When It Comes To Payments, EU Consumers Would Rather Pick Cash



[Be it Western or Eastern Europe, when it comes to paying for daily transactions, consumers still pick cash - $3.6 trillion of the cold, hard stuff was spent in 2016, according to the latest PYMNTS.com Global Cash Index™ Western and Eastern Europe Analysis.  But with digital and contactless payments making in-roads, will cash survive?  ATMIA Europe Executive Director Ron Delnevo says cash will persevere – with some growing pains – much like the brick-and-mortar stores in the age of internet retailing.  The following is a reprint of the October 12, 2017 article on the interview with Delnevo.]

Despite the growing availability of and interest in digital and contactless payments, when it comes to consumer preference, cash continues to be the ultimate show stopper.

Nearly 75 percent of point-of-sale transactions in the European Union (EU) today are paid using cash, according to a recent European Central Bank study, which surveyed more than 65,000 consumers in 17 countries. While there is an overall increase in circulation of cash, each of the member states in the EU has a varying affinity for it.

PYMNTS recently caught up with Ron Delnevo, director of the ATM Industry Association (ATMIA), to discuss European cash use and touch upon some of the emerging payment trends in the U.K. – many of which may prove to be the bellwether for use of differing payment methods across Europe.

While cash may be losing some of its share in certain markets, Delnevo said, overall use of cash in Europe is continuing to increase at a healthy rate, and will likely be in the driver’s seat for years to come.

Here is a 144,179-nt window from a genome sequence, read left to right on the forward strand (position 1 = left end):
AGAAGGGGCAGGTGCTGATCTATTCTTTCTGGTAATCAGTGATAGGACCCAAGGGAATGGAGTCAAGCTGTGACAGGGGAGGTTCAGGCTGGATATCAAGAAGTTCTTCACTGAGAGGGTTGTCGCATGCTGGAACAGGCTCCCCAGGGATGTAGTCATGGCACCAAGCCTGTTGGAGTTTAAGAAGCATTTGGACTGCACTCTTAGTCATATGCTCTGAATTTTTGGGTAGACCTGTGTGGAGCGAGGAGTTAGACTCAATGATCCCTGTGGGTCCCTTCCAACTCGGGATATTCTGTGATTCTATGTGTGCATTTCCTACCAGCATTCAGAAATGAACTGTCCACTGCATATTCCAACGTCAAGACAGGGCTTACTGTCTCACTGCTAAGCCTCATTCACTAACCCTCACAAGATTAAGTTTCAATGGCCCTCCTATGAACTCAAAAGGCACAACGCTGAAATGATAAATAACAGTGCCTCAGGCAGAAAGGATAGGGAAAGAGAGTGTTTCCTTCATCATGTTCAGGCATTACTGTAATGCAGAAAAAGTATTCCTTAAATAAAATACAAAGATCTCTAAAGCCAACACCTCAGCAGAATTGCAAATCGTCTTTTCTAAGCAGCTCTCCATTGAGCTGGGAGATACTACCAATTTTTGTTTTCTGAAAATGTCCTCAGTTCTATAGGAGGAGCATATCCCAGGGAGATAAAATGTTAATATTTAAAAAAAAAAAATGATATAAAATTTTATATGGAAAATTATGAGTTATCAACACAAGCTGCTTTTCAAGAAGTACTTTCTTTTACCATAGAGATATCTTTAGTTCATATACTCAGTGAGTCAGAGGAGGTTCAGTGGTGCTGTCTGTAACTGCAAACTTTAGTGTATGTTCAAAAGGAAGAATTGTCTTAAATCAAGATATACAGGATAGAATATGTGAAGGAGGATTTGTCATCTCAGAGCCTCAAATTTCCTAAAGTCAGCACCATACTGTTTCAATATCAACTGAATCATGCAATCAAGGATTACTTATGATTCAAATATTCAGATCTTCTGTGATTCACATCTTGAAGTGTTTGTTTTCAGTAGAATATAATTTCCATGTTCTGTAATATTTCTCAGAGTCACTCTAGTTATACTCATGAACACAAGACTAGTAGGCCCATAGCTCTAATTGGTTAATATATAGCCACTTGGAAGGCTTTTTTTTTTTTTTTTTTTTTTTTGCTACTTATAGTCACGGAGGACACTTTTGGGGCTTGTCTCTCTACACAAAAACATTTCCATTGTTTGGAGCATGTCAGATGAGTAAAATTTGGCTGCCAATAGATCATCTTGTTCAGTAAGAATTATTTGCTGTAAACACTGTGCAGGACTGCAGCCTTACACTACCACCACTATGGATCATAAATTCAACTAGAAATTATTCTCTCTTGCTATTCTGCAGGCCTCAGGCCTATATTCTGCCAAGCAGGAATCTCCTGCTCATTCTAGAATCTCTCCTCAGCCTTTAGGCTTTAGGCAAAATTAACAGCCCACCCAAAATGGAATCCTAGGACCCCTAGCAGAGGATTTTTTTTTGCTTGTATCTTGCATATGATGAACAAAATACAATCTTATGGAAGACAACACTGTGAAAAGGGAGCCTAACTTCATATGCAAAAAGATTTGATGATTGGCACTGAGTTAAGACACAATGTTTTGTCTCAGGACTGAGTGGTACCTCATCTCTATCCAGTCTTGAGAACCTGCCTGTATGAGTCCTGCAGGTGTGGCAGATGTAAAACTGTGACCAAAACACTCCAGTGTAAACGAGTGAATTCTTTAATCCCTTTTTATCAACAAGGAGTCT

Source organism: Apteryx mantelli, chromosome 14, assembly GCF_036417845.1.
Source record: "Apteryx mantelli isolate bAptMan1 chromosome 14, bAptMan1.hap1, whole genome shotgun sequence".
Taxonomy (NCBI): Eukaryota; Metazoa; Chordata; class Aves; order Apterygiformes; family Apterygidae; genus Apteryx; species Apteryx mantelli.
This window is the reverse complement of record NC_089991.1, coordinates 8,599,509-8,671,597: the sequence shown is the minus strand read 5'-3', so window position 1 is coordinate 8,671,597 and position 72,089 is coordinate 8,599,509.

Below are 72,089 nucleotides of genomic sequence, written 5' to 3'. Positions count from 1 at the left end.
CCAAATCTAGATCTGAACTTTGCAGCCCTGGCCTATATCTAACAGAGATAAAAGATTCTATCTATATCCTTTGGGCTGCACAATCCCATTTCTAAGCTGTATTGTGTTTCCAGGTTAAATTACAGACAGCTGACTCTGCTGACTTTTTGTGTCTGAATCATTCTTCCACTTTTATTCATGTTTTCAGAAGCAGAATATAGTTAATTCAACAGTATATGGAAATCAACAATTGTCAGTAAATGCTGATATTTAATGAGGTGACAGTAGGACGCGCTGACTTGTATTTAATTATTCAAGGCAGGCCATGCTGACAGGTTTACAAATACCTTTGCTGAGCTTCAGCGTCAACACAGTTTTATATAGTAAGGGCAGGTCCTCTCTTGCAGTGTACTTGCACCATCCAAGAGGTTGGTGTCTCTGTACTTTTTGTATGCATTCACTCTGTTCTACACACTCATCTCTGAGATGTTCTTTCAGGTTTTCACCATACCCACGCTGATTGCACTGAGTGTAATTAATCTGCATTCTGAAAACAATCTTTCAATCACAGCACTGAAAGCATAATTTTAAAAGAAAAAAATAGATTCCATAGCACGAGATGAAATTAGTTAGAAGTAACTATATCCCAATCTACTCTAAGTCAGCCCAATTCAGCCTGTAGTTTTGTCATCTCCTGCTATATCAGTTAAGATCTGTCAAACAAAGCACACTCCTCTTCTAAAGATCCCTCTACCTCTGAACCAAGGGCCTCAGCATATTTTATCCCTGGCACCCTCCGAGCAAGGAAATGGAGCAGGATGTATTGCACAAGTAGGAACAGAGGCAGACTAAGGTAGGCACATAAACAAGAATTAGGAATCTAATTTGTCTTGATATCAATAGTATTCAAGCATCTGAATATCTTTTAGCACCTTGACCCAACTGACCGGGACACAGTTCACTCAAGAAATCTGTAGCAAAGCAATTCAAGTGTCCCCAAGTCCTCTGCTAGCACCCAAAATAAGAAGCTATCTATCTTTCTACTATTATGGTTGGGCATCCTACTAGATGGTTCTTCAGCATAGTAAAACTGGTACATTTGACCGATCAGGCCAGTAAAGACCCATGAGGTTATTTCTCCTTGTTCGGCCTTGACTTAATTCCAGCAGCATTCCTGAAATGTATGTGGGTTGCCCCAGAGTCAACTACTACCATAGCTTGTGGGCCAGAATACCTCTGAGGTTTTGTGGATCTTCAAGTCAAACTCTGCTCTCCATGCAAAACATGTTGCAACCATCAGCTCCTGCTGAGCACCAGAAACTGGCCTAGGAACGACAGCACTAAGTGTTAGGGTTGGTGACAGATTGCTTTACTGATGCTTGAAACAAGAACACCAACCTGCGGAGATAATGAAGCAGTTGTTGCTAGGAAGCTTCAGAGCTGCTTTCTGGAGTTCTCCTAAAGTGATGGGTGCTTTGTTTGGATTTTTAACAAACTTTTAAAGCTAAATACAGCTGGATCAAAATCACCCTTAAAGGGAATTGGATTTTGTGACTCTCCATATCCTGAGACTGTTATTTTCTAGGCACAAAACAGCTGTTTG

Cash and Its Changing Accessibility

With growth in online banking in the EU, foot traffic to bank branches has steadily declined over the last few years.

Some 9,100 bank branches were shuttered in 2016 alone, a 4.6 percent decline on the previous year, according to the European Banking Federation. And, with that, access to cash-dispensing ATMs has steadily decreased as well.

Additionally, the number of ATMs installed across Europe has reportedly been declining by 6 percent every year since 2010.

“This is starting to cause problems – not so much for the accessibility and withdrawal of cash, but certainly [for] the ability to deposit cash,” Delnevo said, adding that consumers in smaller towns must increasingly make long trips to deposit cash.

“Catterick, Yorkshire, for example, is a town of nearly 3,000 inhabitants, a race course, an army barracks, shops and swans, [but has] no bank branch or post office,” he said. “So, if you want to deposit cash, you have to go to Richmond, a few miles away, to find an ATM that accepts cash.”

While the shift toward digital banking has contributed to a decline in bank branches and ATM machines, it hasn’t made a severe impact on use of cash. With the closure of bank ATMs, third-party ATM companies are quickly expanding their footprints to fill the void, Delnevo added.

Banks often take a conservative position when it comes to cash and have a mindset that cash and ATMs aren’t going to be around for too long, he explained, so why should those financial institutions feel compelled to invest much money?

Instead of hoping for consumers’ need for cash to go away, though, banks must understand market demand and focus on developing innovative ATMs that not only recycle cash, but also hold the potential for replacing bank branches, Delnevo said.

Cash’s Fight with Contactless Payments